In separate reports this month, two groups of scientists announce they have restored eyesight to patients with previously untreatable corneal damage, using novel tissue bioengineering techniques.
One report, from Dr. Ray Jui-Fang Tsai and colleagues at Chang Gung Memorial Hospital and University of Taoyuan, Taiwan, appears in the July 13 issue of the New England Journal of Medicine. The Taiwanese team reports success reversing vision loss in six patients. (A copy of this paper is available at http://www.nejm.org/content/2000/0343/0002/0086.asp.)
A concomitant report from Dr. Ivan R. Schwab and Dr. R. Rivkah Isseroff (click here for photo and biographies) of the University of California Davis School of Medicine and Medical Center appears in the July issue of the journal Cornea. For a copy of the news release, click here. Using a slightly different approach that uses corneal tissue from a donor (link to illustration), the Davis group reports their success in restoring vision in 10 patients. (A copy of this paper is available by contacting the UC Davis Health System public affairs office at (916) 734-9040 or at email@example.com.)
In addition to the Cornea article, Drs. Isseroff and Schwab are authors of an editorial accompanying the Taiwanese study in the New England Journal. In the editorial, Dr. Isseroff, a professor of dermatology who leads a laboratory that engineers skin replacements, and Dr. Schwab, a professor of ophthalmology who specializes in disorders of the cornea, discuss the limitations and potential of tissue bioengineering in ophthalmology and other areas of medicine. (A copy of the editorial is also available at the New England Journal of Medicine Web site.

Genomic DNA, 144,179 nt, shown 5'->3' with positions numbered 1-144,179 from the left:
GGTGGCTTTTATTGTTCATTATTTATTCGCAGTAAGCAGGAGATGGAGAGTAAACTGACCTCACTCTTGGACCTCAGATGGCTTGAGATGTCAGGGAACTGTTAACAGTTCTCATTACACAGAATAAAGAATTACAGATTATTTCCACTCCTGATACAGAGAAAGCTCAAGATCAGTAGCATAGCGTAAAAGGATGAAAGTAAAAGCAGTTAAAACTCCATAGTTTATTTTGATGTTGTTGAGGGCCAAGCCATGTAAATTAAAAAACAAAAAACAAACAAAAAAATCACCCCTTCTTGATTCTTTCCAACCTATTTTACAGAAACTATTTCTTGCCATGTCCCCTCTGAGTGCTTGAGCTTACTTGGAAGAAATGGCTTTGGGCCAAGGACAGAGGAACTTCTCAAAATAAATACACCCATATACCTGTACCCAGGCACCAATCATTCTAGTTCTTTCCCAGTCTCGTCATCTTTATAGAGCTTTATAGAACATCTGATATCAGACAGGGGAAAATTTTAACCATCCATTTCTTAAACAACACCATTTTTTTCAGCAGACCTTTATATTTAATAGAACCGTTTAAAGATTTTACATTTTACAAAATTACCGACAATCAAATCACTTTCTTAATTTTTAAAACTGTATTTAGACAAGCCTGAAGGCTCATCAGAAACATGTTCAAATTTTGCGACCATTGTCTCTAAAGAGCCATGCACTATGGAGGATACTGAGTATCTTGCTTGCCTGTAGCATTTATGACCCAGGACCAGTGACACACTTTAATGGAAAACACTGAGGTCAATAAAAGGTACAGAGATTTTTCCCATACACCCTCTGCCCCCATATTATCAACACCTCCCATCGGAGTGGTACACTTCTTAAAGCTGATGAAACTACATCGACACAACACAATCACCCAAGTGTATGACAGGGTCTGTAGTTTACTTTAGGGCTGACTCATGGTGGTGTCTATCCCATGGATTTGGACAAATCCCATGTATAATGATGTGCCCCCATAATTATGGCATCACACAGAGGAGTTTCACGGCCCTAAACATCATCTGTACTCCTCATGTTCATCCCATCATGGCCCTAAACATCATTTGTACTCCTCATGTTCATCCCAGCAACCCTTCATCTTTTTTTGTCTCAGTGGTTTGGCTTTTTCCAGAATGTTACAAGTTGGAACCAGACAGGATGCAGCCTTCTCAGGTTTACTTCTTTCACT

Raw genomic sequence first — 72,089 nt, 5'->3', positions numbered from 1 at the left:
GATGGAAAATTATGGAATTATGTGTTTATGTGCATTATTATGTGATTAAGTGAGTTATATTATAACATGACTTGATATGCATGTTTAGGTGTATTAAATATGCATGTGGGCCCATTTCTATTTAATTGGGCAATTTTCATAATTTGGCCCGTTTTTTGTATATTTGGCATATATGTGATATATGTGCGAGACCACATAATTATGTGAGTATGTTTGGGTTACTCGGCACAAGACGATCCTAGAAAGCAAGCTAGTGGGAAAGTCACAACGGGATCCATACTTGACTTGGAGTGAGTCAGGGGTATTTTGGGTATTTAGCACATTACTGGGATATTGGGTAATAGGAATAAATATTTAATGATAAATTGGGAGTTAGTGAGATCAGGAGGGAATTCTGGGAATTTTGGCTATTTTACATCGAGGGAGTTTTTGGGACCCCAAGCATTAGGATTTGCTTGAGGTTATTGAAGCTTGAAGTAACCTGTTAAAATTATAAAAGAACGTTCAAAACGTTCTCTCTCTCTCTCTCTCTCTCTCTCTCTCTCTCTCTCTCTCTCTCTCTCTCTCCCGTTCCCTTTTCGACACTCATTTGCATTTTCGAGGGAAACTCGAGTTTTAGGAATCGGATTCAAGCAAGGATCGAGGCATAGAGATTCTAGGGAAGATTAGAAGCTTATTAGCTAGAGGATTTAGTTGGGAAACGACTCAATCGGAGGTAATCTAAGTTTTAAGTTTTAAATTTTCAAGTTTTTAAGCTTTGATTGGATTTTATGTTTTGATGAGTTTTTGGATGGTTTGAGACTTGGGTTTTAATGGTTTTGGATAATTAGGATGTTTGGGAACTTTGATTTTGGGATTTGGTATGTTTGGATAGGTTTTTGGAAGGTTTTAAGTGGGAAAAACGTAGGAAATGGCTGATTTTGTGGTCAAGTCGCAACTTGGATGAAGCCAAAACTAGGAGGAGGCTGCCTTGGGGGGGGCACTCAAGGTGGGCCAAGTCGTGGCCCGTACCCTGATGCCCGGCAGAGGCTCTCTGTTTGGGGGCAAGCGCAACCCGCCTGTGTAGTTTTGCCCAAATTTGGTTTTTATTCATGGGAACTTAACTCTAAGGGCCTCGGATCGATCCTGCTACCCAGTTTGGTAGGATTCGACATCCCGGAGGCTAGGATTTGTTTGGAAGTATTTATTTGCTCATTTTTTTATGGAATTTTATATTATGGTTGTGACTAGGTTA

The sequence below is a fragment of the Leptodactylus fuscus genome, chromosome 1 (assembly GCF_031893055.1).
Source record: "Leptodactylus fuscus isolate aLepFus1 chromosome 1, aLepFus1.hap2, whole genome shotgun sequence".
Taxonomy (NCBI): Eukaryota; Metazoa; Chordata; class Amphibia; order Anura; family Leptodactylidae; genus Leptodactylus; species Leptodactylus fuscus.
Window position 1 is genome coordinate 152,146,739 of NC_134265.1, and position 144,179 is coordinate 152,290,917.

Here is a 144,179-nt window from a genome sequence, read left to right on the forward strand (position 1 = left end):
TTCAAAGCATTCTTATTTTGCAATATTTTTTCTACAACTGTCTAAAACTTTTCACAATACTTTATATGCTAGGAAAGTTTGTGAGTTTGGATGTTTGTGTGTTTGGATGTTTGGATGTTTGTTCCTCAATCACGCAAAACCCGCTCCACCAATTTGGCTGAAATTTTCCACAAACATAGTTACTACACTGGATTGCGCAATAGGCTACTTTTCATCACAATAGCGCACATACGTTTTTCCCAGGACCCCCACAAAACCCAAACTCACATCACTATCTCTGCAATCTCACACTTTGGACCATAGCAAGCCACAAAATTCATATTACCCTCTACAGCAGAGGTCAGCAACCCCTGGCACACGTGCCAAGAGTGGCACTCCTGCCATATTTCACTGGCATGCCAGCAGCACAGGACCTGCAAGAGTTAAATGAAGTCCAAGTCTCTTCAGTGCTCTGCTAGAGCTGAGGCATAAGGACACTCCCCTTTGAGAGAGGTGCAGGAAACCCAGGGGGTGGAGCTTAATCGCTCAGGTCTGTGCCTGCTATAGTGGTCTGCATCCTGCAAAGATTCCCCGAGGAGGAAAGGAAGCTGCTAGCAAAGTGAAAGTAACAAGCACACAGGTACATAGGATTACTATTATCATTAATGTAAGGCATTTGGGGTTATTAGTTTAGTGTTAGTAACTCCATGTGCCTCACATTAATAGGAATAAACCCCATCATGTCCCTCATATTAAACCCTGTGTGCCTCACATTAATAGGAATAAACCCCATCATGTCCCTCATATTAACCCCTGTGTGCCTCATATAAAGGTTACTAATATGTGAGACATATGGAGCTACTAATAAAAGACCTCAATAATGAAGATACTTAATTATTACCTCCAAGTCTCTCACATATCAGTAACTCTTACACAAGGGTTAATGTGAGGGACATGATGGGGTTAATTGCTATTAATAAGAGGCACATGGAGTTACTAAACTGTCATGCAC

"The progress with corneal surface replacement [in Taiwan and at UC Davis] indicates É bioengineered products will probably revolutionize the treatment of many epithelial and even visceral diseases," the UC Davis scientists predict in their editorial.
The news release below details the work of Drs. Isseroff and Schwab. Both physicians are available to discuss tissue bioengineering approaches to cornea repair with reporters, along with potential applications of the technology to other body tissues. Interviews with patients who have received stem cell corneal transplants in the UC Davis study are also available to speak with reporters about the benefits of the treatment.
Information for patients interested in the procedure is available at: